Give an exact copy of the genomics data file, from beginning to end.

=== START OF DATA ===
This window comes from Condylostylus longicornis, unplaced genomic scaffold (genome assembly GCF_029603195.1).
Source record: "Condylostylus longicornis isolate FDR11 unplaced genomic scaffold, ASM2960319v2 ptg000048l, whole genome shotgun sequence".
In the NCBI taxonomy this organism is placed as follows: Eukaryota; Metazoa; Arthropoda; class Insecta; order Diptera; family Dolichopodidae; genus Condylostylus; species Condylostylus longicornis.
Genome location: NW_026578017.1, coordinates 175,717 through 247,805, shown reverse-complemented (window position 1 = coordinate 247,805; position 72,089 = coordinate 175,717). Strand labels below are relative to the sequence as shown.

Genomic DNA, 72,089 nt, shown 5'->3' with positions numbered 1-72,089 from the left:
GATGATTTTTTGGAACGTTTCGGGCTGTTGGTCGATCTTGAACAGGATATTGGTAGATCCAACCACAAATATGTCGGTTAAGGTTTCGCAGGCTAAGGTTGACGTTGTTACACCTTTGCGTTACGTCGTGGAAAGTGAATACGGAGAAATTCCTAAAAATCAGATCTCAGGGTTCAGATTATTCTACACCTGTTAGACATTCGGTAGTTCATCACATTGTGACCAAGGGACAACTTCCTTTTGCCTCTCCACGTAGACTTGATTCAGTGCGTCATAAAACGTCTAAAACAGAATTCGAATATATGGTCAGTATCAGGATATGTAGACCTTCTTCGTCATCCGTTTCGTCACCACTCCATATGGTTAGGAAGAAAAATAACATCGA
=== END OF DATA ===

This window comes from Condylostylus longicornis, unplaced genomic scaffold (genome assembly GCF_029603195.1).
Source record: "Condylostylus longicornis isolate FDR11 unplaced genomic scaffold, ASM2960319v2 ptg000048l, whole genome shotgun sequence".
In the NCBI taxonomy this organism is placed as follows: Eukaryota; Metazoa; Arthropoda; class Insecta; order Diptera; family Dolichopodidae; genus Condylostylus; species Condylostylus longicornis.
Genome location: NW_026578017.1, coordinates 175,717 through 247,805, shown reverse-complemented (window position 1 = coordinate 247,805; position 72,089 = coordinate 175,717). Strand labels below are relative to the sequence as shown.

Genomic DNA, 72,089 nt, shown 5'->3' with positions numbered 1-72,089 from the left:
GATGATTTTTTGGAACGTTTCGGGCTGTTGGTCGATCTTGAACAGGATATTGGTAGATCCAACCACAAATATGTCGGTTAAGGTTTCGCAGGCTAAGGTTGACGTTGTTACACCTTTGCGTTACGTCGTGGAAAGTGAATACGGAGAAATTCCTAAAAATCAGATCTCAGGGTTCAGATTATTCTACACCTGTTAGACATTCGGTAGTTCATCACATTGTGACCAAGGGACAACTTCCTTTTGCCTCTCCACGTAGACTTGATTCAGTGCGTCATAAAACGTCTAAAACAGAATTCGAATATATGGTCAGTATCAGGATATGTAGACCTTCTTCGTCATCCGTTTCGTCACCACTCCATATGGTTAGGAAGAAAAATAACATCGA